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My Surface PRO 3 'Must Have' Accessories List

Wednesday, October 10, 2007

What do you prefer for your mobile Internet solution, a shrunken PC or a non-PC?

That's the main question Daniel Gentleman asks readers in a very good article where he explains the differences between UMPCs and MIDs. Even when the title of his article could sound more like a Windows-Linux debate,  it's more between what works better for you in your everyday Internet Mobile needs, a shrunk PC or a non-PC.  Here is a comparison from Daniel's article that you can use to find what is better for you.

Now we have two potential mobile Internet solutions: Shrink a PC down to where it is mobile yet still usable (a UMPC) or build a non-PC device from the ground up (a MID or Internet Tablet) specifically for mobile Internet use.
Shrinking a PC

  • Advantages

    • Familiar interface

    • Vast commercial software base (supported by the software developers)

    • Vast expansion options and greater likelihood that your device will have compatible drivers

  • Disadvantages

    • Cost of PC class hardware

    • Cost of commercial operating system license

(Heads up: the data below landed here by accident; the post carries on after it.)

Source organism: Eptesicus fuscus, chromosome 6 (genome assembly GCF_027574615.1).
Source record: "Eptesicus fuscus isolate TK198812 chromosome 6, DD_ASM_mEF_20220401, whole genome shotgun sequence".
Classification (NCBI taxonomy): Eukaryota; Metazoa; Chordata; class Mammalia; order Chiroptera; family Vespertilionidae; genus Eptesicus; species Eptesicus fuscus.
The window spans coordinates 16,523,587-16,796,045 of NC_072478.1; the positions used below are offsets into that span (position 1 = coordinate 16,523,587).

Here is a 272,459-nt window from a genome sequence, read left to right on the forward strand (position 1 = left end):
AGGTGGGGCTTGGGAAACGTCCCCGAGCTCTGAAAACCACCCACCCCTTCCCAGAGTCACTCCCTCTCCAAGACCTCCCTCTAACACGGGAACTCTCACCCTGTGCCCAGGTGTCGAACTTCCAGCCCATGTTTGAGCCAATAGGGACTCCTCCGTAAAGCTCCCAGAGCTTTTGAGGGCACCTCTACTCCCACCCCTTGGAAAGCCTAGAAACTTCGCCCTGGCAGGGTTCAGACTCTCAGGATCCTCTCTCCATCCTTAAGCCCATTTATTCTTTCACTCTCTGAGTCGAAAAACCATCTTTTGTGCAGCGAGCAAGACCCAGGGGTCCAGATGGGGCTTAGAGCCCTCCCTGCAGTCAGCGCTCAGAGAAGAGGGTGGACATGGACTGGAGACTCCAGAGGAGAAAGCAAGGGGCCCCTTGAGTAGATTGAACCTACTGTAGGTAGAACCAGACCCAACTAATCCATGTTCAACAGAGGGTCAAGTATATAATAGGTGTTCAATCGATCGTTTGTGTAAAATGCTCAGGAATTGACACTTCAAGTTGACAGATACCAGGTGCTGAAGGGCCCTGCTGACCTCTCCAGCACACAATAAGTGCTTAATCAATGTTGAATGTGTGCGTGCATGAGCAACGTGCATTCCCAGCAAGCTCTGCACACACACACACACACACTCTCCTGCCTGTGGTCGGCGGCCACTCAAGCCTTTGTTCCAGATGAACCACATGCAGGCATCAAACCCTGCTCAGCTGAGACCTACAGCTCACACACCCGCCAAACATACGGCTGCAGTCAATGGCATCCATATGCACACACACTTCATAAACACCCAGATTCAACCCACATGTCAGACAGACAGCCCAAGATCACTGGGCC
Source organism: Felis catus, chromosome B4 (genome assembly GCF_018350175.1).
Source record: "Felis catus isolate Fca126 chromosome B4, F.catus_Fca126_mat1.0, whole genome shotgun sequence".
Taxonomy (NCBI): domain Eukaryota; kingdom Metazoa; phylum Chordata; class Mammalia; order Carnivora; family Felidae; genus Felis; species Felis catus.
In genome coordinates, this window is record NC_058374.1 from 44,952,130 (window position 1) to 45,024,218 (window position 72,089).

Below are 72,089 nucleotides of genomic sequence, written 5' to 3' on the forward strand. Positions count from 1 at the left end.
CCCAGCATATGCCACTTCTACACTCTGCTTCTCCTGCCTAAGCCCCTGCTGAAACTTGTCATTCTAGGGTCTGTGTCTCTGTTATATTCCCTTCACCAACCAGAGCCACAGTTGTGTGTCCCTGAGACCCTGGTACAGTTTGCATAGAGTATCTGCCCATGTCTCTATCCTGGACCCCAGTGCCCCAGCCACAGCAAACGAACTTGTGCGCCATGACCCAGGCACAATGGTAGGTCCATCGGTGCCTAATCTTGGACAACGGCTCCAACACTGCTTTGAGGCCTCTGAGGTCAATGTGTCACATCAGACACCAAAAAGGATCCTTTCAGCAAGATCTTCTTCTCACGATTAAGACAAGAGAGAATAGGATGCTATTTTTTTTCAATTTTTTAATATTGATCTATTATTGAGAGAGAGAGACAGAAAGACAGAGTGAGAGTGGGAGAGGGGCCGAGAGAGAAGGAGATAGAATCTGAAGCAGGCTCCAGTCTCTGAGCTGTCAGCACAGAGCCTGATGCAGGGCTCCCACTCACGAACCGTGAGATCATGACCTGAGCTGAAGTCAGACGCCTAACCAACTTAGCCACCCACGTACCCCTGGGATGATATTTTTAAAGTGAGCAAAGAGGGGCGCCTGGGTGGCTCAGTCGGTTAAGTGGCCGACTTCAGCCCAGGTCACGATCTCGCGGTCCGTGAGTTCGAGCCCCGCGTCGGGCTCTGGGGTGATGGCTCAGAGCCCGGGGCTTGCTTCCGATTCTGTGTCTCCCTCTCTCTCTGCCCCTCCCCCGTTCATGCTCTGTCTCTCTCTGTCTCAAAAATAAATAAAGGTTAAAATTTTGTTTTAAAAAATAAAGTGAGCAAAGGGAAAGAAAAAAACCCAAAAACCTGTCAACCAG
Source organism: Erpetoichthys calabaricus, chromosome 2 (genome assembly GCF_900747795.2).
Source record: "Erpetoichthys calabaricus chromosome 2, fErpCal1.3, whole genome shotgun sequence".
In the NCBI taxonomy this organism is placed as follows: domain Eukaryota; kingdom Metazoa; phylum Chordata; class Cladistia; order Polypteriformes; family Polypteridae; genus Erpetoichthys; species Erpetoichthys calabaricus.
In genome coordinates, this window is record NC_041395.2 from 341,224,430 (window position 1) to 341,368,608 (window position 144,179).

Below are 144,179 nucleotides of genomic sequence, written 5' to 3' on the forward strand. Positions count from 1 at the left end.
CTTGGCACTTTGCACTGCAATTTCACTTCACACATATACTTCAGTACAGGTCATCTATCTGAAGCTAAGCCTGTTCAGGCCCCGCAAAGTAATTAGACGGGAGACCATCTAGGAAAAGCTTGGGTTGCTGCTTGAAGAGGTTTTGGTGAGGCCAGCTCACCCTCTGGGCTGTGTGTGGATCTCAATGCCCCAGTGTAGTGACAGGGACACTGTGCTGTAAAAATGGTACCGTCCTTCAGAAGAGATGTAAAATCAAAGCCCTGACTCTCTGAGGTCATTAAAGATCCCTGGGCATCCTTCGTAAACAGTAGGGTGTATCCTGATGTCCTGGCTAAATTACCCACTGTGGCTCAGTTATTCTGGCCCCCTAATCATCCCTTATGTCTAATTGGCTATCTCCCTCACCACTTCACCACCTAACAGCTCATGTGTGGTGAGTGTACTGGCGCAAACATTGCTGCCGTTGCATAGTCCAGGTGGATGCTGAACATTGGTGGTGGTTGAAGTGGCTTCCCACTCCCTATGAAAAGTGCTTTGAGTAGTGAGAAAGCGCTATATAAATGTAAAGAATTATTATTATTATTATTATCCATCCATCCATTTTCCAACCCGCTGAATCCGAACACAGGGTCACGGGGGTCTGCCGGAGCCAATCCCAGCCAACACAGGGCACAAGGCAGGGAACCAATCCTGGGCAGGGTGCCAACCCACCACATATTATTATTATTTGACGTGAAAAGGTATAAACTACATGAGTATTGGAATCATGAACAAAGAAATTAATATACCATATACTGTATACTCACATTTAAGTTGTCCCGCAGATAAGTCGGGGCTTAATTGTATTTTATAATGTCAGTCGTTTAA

• Constant compromises in either speed, size, or battery life. 

Building a mobile Internet device

  • Advantages

    • All hardware, software, and user interaction built to go together

    • Cheaper hardware and no operating system licensing costs

    • Wide community-based software and support

  • Disadvantages

    • Limitations in function

    • Learning curve for new interface and software

    • Often not as user-friendly as full PCs (either in interface or in application support)

Editor's Note: For me the answer is only one: a UMPC. I need more than Internet even in my daily job as news editor of this and other pages. I need to be able to manipulate pictures, run tools like Windows Live Writer, Frontpage, etc. For me to have a few "ported" applications is not enough if I can have virtually millions of them free or commercial. In my case going with Linux would be like going back to Windows CE. The reason why I bought my first UMPC was because the Pocket PC Platform was not powerful enough to cover all my needs. So... why go back to that same situation but with a different OS, in this case Linux which practically does not have any support.

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